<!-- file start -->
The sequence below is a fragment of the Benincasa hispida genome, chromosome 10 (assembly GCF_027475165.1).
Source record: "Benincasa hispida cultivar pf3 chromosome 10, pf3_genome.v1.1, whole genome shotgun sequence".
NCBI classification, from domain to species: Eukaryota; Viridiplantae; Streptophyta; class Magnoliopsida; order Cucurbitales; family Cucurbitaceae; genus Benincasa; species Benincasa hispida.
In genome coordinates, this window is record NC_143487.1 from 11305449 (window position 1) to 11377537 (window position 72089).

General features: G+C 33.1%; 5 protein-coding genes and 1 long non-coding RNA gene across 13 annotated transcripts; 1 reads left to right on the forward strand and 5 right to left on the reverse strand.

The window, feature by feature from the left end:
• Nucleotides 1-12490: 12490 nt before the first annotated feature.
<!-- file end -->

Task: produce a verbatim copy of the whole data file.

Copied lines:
The sequence below is a fragment of the Benincasa hispida genome, chromosome 10 (assembly GCF_027475165.1).
Source record: "Benincasa hispida cultivar pf3 chromosome 10, pf3_genome.v1.1, whole genome shotgun sequence".
NCBI classification, from domain to species: Eukaryota; Viridiplantae; Streptophyta; class Magnoliopsida; order Cucurbitales; family Cucurbitaceae; genus Benincasa; species Benincasa hispida.
In genome coordinates, this window is record NC_143487.1 from 11305449 (window position 1) to 11377537 (window position 72089).

General features: G+C 33.1%; 5 protein-coding genes and 1 long non-coding RNA gene across 13 annotated transcripts; 1 reads left to right on the forward strand and 5 right to left on the reverse strand.

The window, feature by feature from the left end:
• Nucleotides 1-12490: 12490 nt before the first annotated feature.